In 1955, while working as a journalist for the San Leandro News-Observer, Diller appeared as a contestant on Groucho Marx’s game show, You Bet Your Life. Her memorable performance on the show sparked the advent of her national exposure. She received an offer to make her comedic debut at The Purple Onion Comedy Club in San Francisco, where she floored the audience with her dynamic one-liners and comical costumes. This success led to future bookings at New York’s Blue Angel, as well as an appearance on The Jack Paar Show.

In her monologues, Diller adopted the stage personality of a typical housewife and spoke of topics that affected American suburbia—kids, pets, neighbors and even mothers-in-law. Her most notable routines were filled with anecdotes about her fictitious husband, “Fang,” and her numerous face-lifts. Diller’s delivery was accentuated by her animated facial expressions, eccentric costumes, overdone make-up and signature loud, cackling laugh. During performances, she would often flaunt a cigarette and laugh at her own jokes with her trademark cackle.

In 1961, Diller acquired her first minor film role, as Texas Guinan in Elia Kazan’s Splendor in the Grass. She also co-starred in a few low-budget movies with longtime friend and fellow comedian Bob Hope, including Boy, Did I Get a Wrong Number (1966), Eight On the Lam (1967) and The Private Navy of Sgt. O’Farrell (1968). Additionally, Diller made recurring appearances on Hope’s annual Christmas Special (1965-94).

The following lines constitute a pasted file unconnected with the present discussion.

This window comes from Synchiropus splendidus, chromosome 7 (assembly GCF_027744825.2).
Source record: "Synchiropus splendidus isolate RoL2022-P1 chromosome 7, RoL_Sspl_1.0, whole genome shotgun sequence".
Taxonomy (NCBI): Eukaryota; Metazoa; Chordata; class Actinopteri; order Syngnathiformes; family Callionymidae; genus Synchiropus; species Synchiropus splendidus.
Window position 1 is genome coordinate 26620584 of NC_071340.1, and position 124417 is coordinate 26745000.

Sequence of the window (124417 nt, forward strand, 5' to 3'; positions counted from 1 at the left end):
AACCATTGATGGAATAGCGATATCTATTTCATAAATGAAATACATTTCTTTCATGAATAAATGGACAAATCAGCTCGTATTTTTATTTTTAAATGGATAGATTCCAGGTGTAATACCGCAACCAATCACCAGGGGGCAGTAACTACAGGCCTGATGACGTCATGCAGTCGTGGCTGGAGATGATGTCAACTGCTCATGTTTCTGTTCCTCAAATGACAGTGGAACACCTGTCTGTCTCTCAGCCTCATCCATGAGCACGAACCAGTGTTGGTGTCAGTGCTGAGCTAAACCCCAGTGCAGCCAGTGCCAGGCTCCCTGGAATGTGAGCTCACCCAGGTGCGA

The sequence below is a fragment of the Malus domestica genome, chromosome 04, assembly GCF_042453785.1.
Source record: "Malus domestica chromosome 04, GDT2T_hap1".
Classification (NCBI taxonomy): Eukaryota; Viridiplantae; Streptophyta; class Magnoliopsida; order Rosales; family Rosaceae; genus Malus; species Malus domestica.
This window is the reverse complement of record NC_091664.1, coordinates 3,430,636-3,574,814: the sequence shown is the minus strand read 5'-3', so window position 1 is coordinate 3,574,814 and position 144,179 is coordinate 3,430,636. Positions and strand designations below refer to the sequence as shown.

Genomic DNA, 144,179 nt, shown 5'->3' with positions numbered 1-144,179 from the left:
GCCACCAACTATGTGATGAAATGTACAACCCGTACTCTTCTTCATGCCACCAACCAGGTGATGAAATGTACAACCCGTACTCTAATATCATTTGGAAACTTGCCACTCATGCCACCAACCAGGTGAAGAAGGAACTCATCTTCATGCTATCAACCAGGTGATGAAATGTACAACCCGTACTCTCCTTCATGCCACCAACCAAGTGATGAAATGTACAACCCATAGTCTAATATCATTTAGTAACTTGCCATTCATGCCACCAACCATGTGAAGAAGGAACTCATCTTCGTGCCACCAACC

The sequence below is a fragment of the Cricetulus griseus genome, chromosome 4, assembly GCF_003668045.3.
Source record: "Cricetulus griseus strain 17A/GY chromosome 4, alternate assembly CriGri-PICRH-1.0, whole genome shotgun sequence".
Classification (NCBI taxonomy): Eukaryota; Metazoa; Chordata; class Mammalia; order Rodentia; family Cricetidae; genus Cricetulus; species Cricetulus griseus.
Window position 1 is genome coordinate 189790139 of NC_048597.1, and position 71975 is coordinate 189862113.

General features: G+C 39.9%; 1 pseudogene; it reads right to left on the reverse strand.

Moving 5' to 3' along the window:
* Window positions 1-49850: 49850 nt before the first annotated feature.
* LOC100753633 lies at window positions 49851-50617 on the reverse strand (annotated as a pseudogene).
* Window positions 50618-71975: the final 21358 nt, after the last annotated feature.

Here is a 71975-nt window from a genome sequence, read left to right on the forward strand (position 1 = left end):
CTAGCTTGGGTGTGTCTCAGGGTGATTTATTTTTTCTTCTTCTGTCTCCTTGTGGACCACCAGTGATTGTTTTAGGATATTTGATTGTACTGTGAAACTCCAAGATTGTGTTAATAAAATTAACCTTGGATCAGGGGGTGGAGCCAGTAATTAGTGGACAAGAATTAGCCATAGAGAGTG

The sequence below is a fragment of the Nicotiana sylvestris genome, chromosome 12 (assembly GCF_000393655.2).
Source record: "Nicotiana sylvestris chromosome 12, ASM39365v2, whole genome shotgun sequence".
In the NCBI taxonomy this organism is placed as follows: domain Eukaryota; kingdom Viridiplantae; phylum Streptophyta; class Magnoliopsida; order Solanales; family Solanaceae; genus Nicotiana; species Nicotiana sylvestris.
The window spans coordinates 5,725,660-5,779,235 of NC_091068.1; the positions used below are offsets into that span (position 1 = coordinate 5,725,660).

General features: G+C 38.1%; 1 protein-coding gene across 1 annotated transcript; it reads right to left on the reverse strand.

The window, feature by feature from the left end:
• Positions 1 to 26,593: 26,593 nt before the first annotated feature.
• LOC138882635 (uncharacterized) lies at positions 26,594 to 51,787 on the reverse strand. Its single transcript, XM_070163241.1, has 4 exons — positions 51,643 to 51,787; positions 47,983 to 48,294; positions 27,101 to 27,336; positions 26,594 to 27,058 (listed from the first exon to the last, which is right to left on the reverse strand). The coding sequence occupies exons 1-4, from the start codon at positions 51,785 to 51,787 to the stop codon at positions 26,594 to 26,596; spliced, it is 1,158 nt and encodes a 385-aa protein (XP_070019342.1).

Diller’s first stage acting appearance was in The Dark Top of the Stairs (1961). However, her most notable theatre performance was in 1970, when she replaced Carol Channing as Dolly Levi in Broadway’s Hello, Dolly!. After Hello, Dolly!, Diller would not return to the stage until 1988, when she played the vivacious Mother Superior in San Francisco’s Nunsense.

In 1965, Diller ended her 26-year marriage with Sherman Anderson Diller. The two were divorced in September of that year, and Diller hastily married Ward Donovan just one month later. In the late 1960s, Diller focused her creative efforts toward television. She created two poorly received television series: the sitcom The Pruitts of Southampton in 1966, and the variety show The Phyllis Diller Show two years later, in 1968.

In addition to her comedic talents, Diller could boast that she was both an accomplished concert pianist and author. Over a 10-year period, from 1972 to 1982, under the pseudonym “Dame Illya Pillya,” Diller performed as a solo pianist throughout America, with more than 100 symphony orchestras. She published five best-selling books throughout her career, including 1963’s Phyllis Diller Tells All About Fang, 1966’s Phyllis Diller’s Housekeeping Hints, 1967’s Phyllis Diller’s Marriage Manual, 1969’s The Complete Mother and 1981’s The Joys of Aging and How to Avoid Them.

In 1992, Diller received the American Comedy Award for Lifetime Achievement.